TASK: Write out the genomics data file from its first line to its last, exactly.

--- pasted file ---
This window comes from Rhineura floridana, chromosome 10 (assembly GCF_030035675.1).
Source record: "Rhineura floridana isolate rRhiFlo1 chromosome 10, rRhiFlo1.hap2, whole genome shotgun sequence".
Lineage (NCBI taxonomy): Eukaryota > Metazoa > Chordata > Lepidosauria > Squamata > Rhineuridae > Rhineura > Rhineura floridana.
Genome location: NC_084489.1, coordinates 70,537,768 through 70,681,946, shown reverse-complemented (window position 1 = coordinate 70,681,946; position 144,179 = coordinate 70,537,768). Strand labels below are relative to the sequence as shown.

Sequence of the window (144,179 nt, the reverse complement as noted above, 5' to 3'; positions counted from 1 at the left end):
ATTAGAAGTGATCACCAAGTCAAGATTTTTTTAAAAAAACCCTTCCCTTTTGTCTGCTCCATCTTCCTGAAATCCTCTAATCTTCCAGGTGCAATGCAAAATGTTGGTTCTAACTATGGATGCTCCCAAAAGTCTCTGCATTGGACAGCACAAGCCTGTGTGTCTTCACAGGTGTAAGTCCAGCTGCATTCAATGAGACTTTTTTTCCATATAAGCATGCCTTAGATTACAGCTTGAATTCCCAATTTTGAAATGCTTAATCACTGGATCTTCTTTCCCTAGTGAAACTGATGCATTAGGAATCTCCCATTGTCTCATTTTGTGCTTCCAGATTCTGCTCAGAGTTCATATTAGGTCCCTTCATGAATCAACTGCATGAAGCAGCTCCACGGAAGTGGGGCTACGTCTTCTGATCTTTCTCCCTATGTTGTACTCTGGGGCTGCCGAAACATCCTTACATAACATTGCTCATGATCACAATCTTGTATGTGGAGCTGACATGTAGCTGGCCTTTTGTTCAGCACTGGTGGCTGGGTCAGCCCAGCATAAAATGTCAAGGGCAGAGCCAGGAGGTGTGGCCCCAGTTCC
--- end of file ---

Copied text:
This window comes from Rhineura floridana, chromosome 10 (assembly GCF_030035675.1).
Source record: "Rhineura floridana isolate rRhiFlo1 chromosome 10, rRhiFlo1.hap2, whole genome shotgun sequence".
Lineage (NCBI taxonomy): Eukaryota > Metazoa > Chordata > Lepidosauria > Squamata > Rhineuridae > Rhineura > Rhineura floridana.
Genome location: NC_084489.1, coordinates 70,537,768 through 70,681,946, shown reverse-complemented (window position 1 = coordinate 70,681,946; position 144,179 = coordinate 70,537,768). Strand labels below are relative to the sequence as shown.

Sequence of the window (144,179 nt, the reverse complement as noted above, 5' to 3'; positions counted from 1 at the left end):
ATTAGAAGTGATCACCAAGTCAAGATTTTTTTAAAAAAACCCTTCCCTTTTGTCTGCTCCATCTTCCTGAAATCCTCTAATCTTCCAGGTGCAATGCAAAATGTTGGTTCTAACTATGGATGCTCCCAAAAGTCTCTGCATTGGACAGCACAAGCCTGTGTGTCTTCACAGGTGTAAGTCCAGCTGCATTCAATGAGACTTTTTTTCCATATAAGCATGCCTTAGATTACAGCTTGAATTCCCAATTTTGAAATGCTTAATCACTGGATCTTCTTTCCCTAGTGAAACTGATGCATTAGGAATCTCCCATTGTCTCATTTTGTGCTTCCAGATTCTGCTCAGAGTTCATATTAGGTCCCTTCATGAATCAACTGCATGAAGCAGCTCCACGGAAGTGGGGCTACGTCTTCTGATCTTTCTCCCTATGTTGTACTCTGGGGCTGCCGAAACATCCTTACATAACATTGCTCATGATCACAATCTTGTATGTGGAGCTGACATGTAGCTGGCCTTTTGTTCAGCACTGGTGGCTGGGTCAGCCCAGCATAAAATGTCAAGGGCAGAGCCAGGAGGTGTGGCCCCAGTTCC